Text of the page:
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locked WSJT-X UDP -- piggyback messages to WSJT-X


Erik Icket
 

Hi Laurie,

I understand that the JTAlert development environment does not support UDP multicasting and you had to implement the rebroadcasting functionality as a workaround.
 
Would it be however be possible for JTAlert to piggyback the UDP traffic from "the application to which the rebroadcasting is done" back to WSJT-X ?

I have developed an application which listens to the rebroadcasted UDP traffic, and does some specific highlighting in the Band Activity window.
The way I implemented this, is by doing a Windows "netstat -ab -p UDP" and retrieve the sending port for the WSJT-X to JTAlert flow.
I then re-use that port to issue "Highlight Callsign" messages from my app to WSJT-X. As you observe, it looks more like a "menage a trois", and is not very healthy ...

A possible implementation could be that JTAlert listens for incoming UDP traffic on its sending re-broadcasting socket, verify the "magic number" and forwards the traffic back to WSJT-X ....

What do you think ?

73's and greetings from Belgium,
ON4PB


g4wjs
 

On 29/01/2020 14:52, Erik Icket wrote:
Hi Laurie,

I understand that the JTAlert development environment does not support UDP multicasting and you had to implement the rebroadcasting functionality as a workaround.

Would it be however be possible for JTAlert to piggyback the UDP traffic from "the application to which the rebroadcasting is done" back to WSJT-X ?

I have developed an application which listens to the rebroadcasted UDP traffic, and does some specific highlighting in the Band Activity window.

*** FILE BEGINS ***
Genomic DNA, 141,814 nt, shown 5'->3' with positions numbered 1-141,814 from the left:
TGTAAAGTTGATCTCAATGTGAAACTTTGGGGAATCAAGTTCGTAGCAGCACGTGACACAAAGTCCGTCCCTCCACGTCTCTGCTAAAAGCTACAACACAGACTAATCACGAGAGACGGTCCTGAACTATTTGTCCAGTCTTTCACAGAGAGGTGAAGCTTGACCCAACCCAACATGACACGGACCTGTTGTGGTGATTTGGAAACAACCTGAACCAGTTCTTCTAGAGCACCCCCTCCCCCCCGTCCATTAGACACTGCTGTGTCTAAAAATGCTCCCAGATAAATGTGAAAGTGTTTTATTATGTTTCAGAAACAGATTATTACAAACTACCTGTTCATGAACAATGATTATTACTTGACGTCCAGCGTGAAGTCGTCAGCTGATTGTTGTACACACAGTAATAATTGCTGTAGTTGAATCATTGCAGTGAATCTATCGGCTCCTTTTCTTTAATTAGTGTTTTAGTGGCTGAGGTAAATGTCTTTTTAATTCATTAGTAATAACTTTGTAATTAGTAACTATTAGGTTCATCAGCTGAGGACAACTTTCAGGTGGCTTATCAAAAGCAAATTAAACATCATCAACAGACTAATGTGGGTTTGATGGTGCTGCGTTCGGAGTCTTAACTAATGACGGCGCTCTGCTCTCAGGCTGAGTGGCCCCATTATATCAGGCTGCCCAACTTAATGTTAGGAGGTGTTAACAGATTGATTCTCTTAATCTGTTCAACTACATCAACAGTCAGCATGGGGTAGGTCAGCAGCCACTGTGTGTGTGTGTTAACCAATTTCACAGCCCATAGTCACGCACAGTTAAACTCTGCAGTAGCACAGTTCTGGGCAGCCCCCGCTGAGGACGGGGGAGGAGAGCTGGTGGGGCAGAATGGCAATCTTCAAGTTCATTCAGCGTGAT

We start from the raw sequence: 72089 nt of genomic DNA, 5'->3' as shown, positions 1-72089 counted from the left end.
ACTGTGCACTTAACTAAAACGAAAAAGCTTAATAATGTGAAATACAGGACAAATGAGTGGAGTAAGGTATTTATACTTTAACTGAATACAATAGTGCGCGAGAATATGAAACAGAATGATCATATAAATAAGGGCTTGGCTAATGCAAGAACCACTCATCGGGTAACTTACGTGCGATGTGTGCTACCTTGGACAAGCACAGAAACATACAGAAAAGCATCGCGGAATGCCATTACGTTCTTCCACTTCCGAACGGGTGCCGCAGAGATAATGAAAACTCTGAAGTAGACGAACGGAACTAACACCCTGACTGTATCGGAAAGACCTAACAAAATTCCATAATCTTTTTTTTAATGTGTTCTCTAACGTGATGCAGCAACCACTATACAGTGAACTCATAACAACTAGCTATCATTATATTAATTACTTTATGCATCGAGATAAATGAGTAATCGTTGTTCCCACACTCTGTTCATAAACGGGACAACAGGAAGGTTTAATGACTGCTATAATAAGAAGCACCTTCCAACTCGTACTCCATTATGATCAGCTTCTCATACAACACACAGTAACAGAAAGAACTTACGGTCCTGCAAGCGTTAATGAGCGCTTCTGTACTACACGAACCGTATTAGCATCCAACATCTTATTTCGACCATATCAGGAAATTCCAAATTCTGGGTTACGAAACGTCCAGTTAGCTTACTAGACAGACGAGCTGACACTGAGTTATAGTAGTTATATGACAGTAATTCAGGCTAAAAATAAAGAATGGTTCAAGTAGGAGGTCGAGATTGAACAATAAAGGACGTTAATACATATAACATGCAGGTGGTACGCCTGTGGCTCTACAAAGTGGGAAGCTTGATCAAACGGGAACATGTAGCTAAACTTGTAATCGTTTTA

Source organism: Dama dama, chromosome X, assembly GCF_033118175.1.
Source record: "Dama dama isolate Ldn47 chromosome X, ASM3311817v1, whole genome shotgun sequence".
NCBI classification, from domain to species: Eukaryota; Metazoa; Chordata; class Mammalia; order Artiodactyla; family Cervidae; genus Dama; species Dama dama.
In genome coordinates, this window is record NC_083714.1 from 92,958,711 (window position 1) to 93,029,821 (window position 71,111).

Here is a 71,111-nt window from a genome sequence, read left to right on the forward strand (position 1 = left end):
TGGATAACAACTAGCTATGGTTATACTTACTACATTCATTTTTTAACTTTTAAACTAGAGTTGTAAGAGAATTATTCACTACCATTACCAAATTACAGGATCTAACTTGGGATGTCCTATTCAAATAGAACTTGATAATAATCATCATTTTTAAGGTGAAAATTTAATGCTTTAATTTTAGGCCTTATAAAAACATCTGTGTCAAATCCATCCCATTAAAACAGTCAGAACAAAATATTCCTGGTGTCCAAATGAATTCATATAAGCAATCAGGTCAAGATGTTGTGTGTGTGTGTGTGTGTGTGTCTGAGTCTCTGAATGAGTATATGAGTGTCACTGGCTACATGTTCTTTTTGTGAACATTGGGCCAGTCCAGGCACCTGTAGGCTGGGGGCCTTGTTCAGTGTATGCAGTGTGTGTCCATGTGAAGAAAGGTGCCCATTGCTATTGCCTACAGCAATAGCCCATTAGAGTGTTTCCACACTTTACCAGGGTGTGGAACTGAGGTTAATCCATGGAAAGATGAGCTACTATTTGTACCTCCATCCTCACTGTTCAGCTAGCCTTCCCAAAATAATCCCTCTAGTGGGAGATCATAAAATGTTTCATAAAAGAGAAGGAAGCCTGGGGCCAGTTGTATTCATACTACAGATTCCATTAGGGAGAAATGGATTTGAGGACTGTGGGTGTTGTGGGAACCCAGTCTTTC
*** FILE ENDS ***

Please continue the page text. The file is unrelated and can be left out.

The way I implemented this, is by doing a Windows "netstat -ab -p UDP" and retrieve the sending port for the WSJT-X to JTAlert flow.
I then re-use that port to issue "Highlight Callsign" messages from my app to WSJT-X. As you observe, it looks more like a "menage a trois", and is not very healthy ...

A possible implementation could be that JTAlert listens for incoming UDP traffic on its sending re-broadcasting socket, verify the "magic number" and forwards the traffic back to WSJT-X ....

What do you think ?

73's and greetings from Belgium,
ON4PB
Hi Erik,

what you are requesting is not as easy as you state. The reply datagrams would need to be correctly addressed to the instance of WSJT-X they are intended for, that would require JTAlert to keep a table of WSJT-X clients along with their service port numbers to reply to. That table probably already exists within JTAlert so that it can itself send reply datagrams, but it is hard to see how reply datagrams from your application can be allocated to the correct WSJT-X instance when routing them through, since JTAlert does not know to which original outgoing message the reply is to. More specifically, JTAlert has no knowledge of which sender service port of incoming reply datagrams belongs to which application.

All of this is elegantly handled if each application interoperating with WSJT-X is capable of listening on a UDP multicast group address, and each application need do no more than that, over and above what they would do using unicast addressing. It is unfortunate that the support libraries provided with AutoIT (the original implementation language of JTAlert) do not directly support listening for UDP traffic on a multicast group addresses. Someone with moderate AutoIT programming skills and some systems programming knowledge on MS Windows could write the necessary add-on for AutoIT to do what is required. Until that happens, or until Laurie is in a position to roll out the next generation of JTAlert, it is not practical to try and spoof multicast UDP handling in any way that meets your requirement.



--
73
Bill
G4WJS.


Erik Icket
 

Thank you Bill, once more, for your thorough insights.

For the moment, I have something working for a single WSJTX instance along the limitations which you described earlier.

Let's see how JTalert or AutoIT evolves with respect to multicasting.

Thanks again and 73's,
Erik
ON4PB